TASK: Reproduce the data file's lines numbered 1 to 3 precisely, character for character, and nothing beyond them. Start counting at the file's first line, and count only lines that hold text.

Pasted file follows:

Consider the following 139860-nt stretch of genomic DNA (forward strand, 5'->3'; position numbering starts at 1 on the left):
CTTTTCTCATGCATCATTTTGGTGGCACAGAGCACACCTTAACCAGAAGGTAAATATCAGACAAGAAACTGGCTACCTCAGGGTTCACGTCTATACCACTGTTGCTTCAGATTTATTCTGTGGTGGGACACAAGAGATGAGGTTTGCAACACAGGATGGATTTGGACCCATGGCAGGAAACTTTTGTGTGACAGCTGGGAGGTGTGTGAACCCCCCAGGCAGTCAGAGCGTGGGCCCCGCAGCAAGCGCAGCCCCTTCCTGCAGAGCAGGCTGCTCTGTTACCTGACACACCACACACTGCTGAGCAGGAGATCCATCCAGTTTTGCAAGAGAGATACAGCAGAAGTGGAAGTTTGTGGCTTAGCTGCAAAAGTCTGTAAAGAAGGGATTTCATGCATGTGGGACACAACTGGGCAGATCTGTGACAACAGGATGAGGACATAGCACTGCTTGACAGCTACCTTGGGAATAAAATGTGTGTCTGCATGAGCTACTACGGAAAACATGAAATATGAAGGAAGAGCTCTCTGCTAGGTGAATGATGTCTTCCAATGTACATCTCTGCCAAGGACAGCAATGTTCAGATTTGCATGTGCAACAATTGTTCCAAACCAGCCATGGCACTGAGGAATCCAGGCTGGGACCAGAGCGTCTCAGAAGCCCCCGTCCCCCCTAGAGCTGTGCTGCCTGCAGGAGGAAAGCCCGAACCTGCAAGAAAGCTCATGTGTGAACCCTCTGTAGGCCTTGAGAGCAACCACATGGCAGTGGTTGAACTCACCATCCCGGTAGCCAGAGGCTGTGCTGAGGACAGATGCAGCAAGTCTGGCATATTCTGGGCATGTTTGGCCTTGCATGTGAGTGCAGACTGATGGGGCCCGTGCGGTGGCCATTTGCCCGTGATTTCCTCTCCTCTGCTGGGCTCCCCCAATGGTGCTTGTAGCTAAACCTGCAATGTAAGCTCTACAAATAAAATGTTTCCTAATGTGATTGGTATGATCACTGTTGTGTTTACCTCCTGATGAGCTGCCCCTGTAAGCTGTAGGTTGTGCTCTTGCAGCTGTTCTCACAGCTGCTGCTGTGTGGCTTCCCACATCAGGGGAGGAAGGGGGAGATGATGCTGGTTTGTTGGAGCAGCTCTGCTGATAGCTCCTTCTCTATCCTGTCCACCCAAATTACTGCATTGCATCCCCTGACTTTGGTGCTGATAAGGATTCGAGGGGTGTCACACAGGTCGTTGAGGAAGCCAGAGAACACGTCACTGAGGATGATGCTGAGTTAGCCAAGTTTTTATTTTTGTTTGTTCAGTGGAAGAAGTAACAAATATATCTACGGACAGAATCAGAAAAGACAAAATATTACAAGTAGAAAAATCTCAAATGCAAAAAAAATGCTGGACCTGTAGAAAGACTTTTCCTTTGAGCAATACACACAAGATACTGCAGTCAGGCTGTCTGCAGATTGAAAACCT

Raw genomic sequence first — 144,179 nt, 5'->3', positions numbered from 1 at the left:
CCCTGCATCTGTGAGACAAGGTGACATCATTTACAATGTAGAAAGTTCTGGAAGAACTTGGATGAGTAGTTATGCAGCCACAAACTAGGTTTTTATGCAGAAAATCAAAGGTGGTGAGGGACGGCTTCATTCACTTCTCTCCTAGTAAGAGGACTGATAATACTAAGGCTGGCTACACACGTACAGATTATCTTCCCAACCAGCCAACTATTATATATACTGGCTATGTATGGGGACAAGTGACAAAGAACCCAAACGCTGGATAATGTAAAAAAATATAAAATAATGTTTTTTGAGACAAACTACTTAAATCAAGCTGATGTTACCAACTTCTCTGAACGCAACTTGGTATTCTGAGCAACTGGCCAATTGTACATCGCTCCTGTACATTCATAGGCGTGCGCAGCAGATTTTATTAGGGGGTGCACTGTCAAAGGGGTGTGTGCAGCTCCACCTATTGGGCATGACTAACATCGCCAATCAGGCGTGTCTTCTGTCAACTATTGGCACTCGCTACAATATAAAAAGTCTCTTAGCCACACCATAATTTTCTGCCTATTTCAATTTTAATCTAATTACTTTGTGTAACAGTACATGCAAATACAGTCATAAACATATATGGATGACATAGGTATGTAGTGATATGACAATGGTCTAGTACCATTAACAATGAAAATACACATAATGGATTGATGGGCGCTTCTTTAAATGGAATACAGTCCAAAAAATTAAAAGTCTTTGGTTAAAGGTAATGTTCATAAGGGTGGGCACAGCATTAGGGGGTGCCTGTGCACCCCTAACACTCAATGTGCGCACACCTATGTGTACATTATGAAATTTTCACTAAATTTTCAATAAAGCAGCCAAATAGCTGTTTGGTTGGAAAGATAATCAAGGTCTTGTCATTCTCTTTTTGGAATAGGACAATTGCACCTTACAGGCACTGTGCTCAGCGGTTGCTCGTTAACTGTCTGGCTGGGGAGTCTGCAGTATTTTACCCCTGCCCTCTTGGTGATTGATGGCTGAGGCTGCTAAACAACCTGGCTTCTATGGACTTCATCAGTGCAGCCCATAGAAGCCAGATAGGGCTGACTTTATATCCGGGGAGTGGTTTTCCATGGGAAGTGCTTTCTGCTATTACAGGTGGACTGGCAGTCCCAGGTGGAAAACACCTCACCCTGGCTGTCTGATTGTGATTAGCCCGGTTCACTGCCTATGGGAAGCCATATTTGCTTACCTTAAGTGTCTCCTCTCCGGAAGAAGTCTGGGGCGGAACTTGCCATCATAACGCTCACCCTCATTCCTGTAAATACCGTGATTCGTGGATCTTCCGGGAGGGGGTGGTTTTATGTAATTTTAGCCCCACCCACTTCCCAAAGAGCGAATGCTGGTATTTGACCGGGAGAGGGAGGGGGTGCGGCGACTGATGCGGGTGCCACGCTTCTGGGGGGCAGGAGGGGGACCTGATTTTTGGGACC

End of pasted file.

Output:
Consider the following 139860-nt stretch of genomic DNA (forward strand, 5'->3'; position numbering starts at 1 on the left):
CTTTTCTCATGCATCATTTTGGTGGCACAGAGCACACCTTAACCAGAAGGTAAATATCAGACAAGAAACTGGCTACCTCAGGGTTCACGTCTATACCACTGTTGCTTCAGATTTATTCTGTGGTGGGACACAAGAGATGAGGTTTGCAACACAGGATGGATTTGGACCCATGGCAGGAAACTTTTGTGTGACAGCTGGGAGGTGTGTGAACCCCCCAGGCAGTCAGAGCGTGGGCCCCGCAGCAAGCGCAGCCCCTTCCTGCAGAGCAGGCTGCTCTGTTACCTGACACACCACACACTGCTGAGCAGGAGATCCATCCAGTTTTGCAAGAGAGATACAGCAGAAGTGGAAGTTTGTGGCTTAGCTGCAAAAGTCTGTAAAGAAGGGATTTCATGCATGTGGGACACAACTGGGCAGATCTGTGACAACAGGATGAGGACATAGCACTGCTTGACAGCTACCTTGGGAATAAAATGTGTGTCTGCATGAGCTACTACGGAAAACATGAAATATGAAGGAAGAGCTCTCTGCTAGGTGAATGATGTCTTCCAATGTACATCTCTGCCAAGGACAGCAATGTTCAGATTTGCATGTGCAACAATTGTTCCAAACCAGCCATGGCACTGAGGAATCCAGGCTGGGACCAGAGCGTCTCAGAAGCCCCCGTCCCCCCTAGAGCTGTGCTGCCTGCAGGAGGAAAGCCCGAACCTGCAAGAAAGCTCATGTGTGAACCCTCTGTAGGCCTTGAGAGCAACCACATGGCAGTGGTTGAACTCACCATCCCGGTAGCCAGAGGCTGTGCTGAGGACAGATGCAGCAAGTCTGGCATATTCTGGGCATGTTTGGCCTTGCATGTGAGTGCAGACTGATGGGGCCCGTGCGGTGGCCATTTGCCCGTGATTTCCTCTCCTCTGCTGGGCTCCCCCAATGGTGCTTGTAGCTAAACCTGCAATGTAAGCTCTACAAATAAAATGTTTCCTAATGTGATTGGTATGATCACTGTTGTGTTTACCTCCTGATGAGCTGCCCCTGTAAGCTGTAGGTTGTGCTCTTGCAGCTGTTCTCACAGCTGCTGCTGTGTGGCTTCCCACATCAGGGGAGGAAGGGGGAGATGATGCTGGTTTGTTGGAGCAGCTCTGCTGATAGCTCCTTCTCTATCCTGTCCACCCAAATTACTGCATTGCATCCCCTGACTTTGGTGCTGATAAGGATTCGAGGGGTGTCACACAGGTCGTTGAGGAAGCCAGAGAACACGTCACTGAGGATGATGCTGAGTTAGCCAAGTTTTTATTTTTGTTTGTTCAGTGGAAGAAGTAACAAATATATCTACGGACAGAATCAGAAAAGACAAAATATTACAAGTAGAAAAATCTCAAATGCAAAAAAAATGCTGGACCTGTAGAAAGACTTTTCCTTTGAGCAATACACACAAGATACTGCAGTCAGGCTGTCTGCAGATTGAAAACCT

Raw genomic sequence first — 144,179 nt, 5'->3', positions numbered from 1 at the left: